One Fine Show: Anida Yoeu Ali’s Performance Pieces at the Seattle Asian Art Museum

A new show celebrates everything that goes into the work of the performance artist, whose props become rich installations when not activated.

A person wearing a red full-body covering stands in bright blue water
‘Water Birth, The Red Chador: Genesis I,’ Kaiona Beach, Oahu, USA, 2019, Anida Yoeu Ali, Cambodian American, b. 1974, archival inkjet print. Image courtesy of the artist, © Studio Revolt, photo: Masahiro Sugano

Some thirteen years ago, for this very publication, I had the pleasure of watching the recently deceased William Pope.L direct a performance piece at the Museum of Modern Art that involved a group of actors dressed as gorillas babbling nonsense while they smeared warmed-up lard on each other’s faces from Barack Obama masks. “Genevieve, there’s a bit of a nazi in your character,” Pope.L counseled one of them, “so don’t be afraid to use that in your delivery.” R.I.P., king.

So much of performance art is in the moment, but a new show at the Seattle Asian Art Museum, “Anida Yoeu Ali: Hybrid Skin, Mythical Presence” celebrates the documentation and costumes that go into the work of Anida Yoeu Ali (b. 1974), a Tacoma-based Cambodian American artist whose props become rich installations when not activated through interactions with the world.

The show revolves around two performances, The Buddhist Bug and The Red Chador, both of which have been performed in some dozen countries across the world and will of course be performed for this show as well. The Red Chador was originally commissioned in 2015 as a twelve-hour performance at the Palais de Tokyo in France, where the right to wear Muslim headscarves is a constant source of controversy for both the left and the right. The original chador was lost and eulogized, but the performance was reborn like a phoenix in 2019, in new sequined versions to be worn by a group, their multicolored nature speaking to the complexity of sexual identities as well as an Islamic one.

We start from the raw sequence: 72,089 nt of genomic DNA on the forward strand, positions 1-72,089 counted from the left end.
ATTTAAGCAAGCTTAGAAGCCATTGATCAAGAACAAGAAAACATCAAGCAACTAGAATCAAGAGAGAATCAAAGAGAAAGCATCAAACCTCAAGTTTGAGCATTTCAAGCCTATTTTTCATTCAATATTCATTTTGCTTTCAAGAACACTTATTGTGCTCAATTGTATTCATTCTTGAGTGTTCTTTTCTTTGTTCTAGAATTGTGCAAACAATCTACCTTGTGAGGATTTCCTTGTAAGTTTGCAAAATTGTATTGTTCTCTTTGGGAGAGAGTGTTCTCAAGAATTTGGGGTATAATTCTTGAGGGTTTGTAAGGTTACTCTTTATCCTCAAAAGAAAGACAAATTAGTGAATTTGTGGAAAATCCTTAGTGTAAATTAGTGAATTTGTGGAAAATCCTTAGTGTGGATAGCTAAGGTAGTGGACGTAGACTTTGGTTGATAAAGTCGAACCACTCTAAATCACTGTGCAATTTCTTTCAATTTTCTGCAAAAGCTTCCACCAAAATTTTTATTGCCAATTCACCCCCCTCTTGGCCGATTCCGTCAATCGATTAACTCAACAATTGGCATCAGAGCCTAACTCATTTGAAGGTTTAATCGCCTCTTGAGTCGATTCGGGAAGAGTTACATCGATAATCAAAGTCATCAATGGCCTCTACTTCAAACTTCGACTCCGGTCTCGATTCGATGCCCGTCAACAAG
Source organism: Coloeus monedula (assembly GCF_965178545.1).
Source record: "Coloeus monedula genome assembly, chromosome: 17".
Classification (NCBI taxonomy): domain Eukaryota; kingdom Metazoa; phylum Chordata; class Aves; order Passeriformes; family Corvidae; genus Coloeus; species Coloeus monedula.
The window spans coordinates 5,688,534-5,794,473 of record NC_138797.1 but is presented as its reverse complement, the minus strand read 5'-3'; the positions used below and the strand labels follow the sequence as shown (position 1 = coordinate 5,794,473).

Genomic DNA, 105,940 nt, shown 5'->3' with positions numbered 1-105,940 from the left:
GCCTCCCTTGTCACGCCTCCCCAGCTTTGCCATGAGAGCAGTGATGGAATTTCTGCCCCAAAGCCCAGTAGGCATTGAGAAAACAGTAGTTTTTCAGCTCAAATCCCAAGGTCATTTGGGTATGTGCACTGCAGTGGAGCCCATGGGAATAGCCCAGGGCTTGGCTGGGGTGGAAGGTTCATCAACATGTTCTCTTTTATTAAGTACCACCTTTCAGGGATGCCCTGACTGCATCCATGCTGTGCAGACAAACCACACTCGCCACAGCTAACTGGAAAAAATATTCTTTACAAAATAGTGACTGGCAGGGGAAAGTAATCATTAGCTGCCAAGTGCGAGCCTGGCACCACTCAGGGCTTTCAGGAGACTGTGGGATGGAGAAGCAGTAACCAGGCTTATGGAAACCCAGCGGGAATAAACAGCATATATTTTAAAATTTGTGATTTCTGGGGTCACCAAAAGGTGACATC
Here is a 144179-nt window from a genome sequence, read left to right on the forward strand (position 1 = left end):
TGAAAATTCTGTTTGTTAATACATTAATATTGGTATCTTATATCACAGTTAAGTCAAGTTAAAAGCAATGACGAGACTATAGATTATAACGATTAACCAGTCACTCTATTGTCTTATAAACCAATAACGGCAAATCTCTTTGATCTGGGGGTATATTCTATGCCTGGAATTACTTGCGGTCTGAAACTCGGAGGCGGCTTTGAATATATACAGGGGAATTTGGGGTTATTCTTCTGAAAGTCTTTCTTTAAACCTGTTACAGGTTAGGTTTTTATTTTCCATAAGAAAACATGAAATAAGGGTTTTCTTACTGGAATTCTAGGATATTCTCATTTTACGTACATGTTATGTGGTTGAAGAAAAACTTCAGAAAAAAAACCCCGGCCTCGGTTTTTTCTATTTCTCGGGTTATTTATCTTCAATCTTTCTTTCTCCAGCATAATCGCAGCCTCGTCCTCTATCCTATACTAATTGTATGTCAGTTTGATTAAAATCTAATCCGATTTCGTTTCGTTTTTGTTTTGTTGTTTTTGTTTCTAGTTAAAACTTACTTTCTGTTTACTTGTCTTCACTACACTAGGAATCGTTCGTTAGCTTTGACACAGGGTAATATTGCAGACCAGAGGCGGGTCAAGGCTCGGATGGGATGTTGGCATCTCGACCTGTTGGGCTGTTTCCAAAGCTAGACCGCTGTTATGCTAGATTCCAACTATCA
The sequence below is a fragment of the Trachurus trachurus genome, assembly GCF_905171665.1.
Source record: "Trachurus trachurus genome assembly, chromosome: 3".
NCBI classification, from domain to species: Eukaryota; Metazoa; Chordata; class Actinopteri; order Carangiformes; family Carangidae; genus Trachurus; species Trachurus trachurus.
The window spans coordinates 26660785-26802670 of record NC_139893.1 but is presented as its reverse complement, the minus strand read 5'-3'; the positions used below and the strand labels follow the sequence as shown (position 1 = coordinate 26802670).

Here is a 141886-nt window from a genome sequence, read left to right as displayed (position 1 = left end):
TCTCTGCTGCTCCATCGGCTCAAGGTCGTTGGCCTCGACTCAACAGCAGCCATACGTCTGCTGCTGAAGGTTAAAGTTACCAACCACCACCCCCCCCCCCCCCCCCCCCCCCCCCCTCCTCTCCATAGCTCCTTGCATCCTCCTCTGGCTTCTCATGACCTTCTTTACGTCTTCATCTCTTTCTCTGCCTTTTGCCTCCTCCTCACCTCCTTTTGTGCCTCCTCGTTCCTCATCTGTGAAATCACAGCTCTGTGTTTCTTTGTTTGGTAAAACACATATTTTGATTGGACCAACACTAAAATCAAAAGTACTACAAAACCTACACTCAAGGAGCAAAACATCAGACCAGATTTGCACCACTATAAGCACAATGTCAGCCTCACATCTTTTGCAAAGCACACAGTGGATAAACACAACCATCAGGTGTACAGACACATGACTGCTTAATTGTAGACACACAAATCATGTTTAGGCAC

Ali said she strove to demonstrate people wearing the chador the way her family members had, “with fierceness,” and described performing it in Bellevue, Washington on 9/11 in 2021: “We had every right to be there; we were silent and simply walking… Yet our very presence instantly posed a threat.”

The Buddhist Bug is older and a bit lighter, dating back to 2009. In it, Ali plays the head of a long fabric worm in the bright orange color of a Buddhist monk’s robe, with someone else poking their feet out at the end. Though it, too, probes questions of the complicated self, it’s also just a great sight gag and a pleasure to see her rolling down a street in Asia on the back of a flatbed truck.

Both of these works will be performed during this exhibition, but you don’t need to see the performances to enjoy them. Their documentation is rich, their conceptual elements inviting and the materials just pleasant to look at. Lard is great, but it’s not for everyone.

“Anida Yoeu Ali: Hybrid Skin” is on view at the Seattle Asian Art Museum through July 7.


One Fine Show: Anida Yoeu Ali’s Performance Pieces at the Seattle Asian Art Museum